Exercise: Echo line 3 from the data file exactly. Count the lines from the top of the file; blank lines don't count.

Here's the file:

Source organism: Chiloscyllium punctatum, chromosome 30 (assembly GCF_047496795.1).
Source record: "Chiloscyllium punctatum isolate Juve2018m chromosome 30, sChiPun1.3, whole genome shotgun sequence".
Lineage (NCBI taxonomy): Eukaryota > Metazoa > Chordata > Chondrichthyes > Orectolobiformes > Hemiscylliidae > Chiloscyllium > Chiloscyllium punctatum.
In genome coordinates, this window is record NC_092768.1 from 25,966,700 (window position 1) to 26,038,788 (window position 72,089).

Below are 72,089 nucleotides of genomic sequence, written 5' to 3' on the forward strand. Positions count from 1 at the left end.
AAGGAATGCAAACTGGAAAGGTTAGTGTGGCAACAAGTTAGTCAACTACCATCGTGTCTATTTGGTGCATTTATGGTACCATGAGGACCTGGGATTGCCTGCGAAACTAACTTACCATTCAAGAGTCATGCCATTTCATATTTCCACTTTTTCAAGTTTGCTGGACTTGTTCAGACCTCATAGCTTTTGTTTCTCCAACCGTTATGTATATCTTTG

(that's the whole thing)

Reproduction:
Lineage (NCBI taxonomy): Eukaryota > Metazoa > Chordata > Chondrichthyes > Orectolobiformes > Hemiscylliidae > Chiloscyllium > Chiloscyllium punctatum.